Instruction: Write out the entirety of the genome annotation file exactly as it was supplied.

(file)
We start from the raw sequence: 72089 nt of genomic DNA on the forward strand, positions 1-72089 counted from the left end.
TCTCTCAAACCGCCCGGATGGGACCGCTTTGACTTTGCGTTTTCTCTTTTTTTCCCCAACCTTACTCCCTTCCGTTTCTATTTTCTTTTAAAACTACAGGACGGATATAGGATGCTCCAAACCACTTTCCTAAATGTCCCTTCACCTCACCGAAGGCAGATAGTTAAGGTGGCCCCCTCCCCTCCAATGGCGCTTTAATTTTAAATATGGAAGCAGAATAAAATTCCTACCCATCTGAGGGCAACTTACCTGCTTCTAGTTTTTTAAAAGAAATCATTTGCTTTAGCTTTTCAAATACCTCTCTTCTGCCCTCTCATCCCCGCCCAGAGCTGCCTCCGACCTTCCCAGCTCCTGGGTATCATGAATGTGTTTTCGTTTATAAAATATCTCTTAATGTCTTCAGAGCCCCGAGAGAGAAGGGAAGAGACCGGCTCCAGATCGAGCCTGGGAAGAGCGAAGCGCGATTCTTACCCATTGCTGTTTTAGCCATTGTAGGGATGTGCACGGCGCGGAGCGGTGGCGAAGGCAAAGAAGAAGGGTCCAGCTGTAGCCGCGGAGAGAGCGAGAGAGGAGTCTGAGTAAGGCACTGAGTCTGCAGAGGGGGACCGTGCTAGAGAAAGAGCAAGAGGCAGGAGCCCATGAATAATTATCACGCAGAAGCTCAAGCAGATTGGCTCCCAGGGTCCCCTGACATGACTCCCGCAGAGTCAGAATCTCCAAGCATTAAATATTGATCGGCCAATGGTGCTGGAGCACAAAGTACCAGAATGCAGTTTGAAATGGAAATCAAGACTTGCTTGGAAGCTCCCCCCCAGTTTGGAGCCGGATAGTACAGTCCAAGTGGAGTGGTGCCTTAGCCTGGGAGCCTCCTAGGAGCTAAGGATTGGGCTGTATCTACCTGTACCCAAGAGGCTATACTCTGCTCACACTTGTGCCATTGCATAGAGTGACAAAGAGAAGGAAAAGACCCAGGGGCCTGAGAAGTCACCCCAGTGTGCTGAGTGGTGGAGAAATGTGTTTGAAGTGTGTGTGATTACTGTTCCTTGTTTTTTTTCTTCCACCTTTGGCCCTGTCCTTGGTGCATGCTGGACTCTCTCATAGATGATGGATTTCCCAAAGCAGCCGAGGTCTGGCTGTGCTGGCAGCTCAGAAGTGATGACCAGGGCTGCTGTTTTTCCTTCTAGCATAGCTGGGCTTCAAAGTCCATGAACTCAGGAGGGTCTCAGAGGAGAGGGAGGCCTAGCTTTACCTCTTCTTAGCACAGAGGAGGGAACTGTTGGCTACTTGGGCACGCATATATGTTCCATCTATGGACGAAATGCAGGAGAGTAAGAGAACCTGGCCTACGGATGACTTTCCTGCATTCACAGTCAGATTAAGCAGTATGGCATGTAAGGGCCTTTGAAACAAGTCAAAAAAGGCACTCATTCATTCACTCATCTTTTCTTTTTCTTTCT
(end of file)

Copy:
We start from the raw sequence: 72089 nt of genomic DNA on the forward strand, positions 1-72089 counted from the left end.
TCTCTCAAACCGCCCGGATGGGACCGCTTTGACTTTGCGTTTTCTCTTTTTTTCCCCAACCTTACTCCCTTCCGTTTCTATTTTCTTTTAAAACTACAGGACGGATATAGGATGCTCCAAACCACTTTCCTAAATGTCCCTTCACCTCACCGAAGGCAGATAGTTAAGGTGGCCCCCTCCCCTCCAATGGCGCTTTAATTTTAAATATGGAAGCAGAATAAAATTCCTACCCATCTGAGGGCAACTTACCTGCTTCTAGTTTTTTAAAAGAAATCATTTGCTTTAGCTTTTCAAATACCTCTCTTCTGCCCTCTCATCCCCGCCCAGAGCTGCCTCCGACCTTCCCAGCTCCTGGGTATCATGAATGTGTTTTCGTTTATAAAATATCTCTTAATGTCTTCAGAGCCCCGAGAGAGAAGGGAAGAGACCGGCTCCAGATCGAGCCTGGGAAGAGCGAAGCGCGATTCTTACCCATTGCTGTTTTAGCCATTGTAGGGATGTGCACGGCGCGGAGCGGTGGCGAAGGCAAAGAAGAAGGGTCCAGCTGTAGCCGCGGAGAGAGCGAGAGAGGAGTCTGAGTAAGGCACTGAGTCTGCAGAGGGGGACCGTGCTAGAGAAAGAGCAAGAGGCAGGAGCCCATGAATAATTATCACGCAGAAGCTCAAGCAGATTGGCTCCCAGGGTCCCCTGACATGACTCCCGCAGAGTCAGAATCTCCAAGCATTAAATATTGATCGGCCAATGGTGCTGGAGCACAAAGTACCAGAATGCAGTTTGAAATGGAAATCAAGACTTGCTTGGAAGCTCCCCCCCAGTTTGGAGCCGGATAGTACAGTCCAAGTGGAGTGGTGCCTTAGCCTGGGAGCCTCCTAGGAGCTAAGGATTGGGCTGTATCTACCTGTACCCAAGAGGCTATACTCTGCTCACACTTGTGCCATTGCATAGAGTGACAAAGAGAAGGAAAAGACCCAGGGGCCTGAGAAGTCACCCCAGTGTGCTGAGTGGTGGAGAAATGTGTTTGAAGTGTGTGTGATTACTGTTCCTTGTTTTTTTTCTTCCACCTTTGGCCCTGTCCTTGGTGCATGCTGGACTCTCTCATAGATGATGGATTTCCCAAAGCAGCCGAGGTCTGGCTGTGCTGGCAGCTCAGAAGTGATGACCAGGGCTGCTGTTTTTCCTTCTAGCATAGCTGGGCTTCAAAGTCCATGAACTCAGGAGGGTCTCAGAGGAGAGGGAGGCCTAGCTTTACCTCTTCTTAGCACAGAGGAGGGAACTGTTGGCTACTTGGGCACGCATATATGTTCCATCTATGGACGAAATGCAGGAGAGTAAGAGAACCTGGCCTACGGATGACTTTCCTGCATTCACAGTCAGATTAAGCAGTATGGCATGTAAGGGCCTTTGAAACAAGTCAAAAAAGGCACTCATTCATTCACTCATCTTTTCTTTTTCTTTCT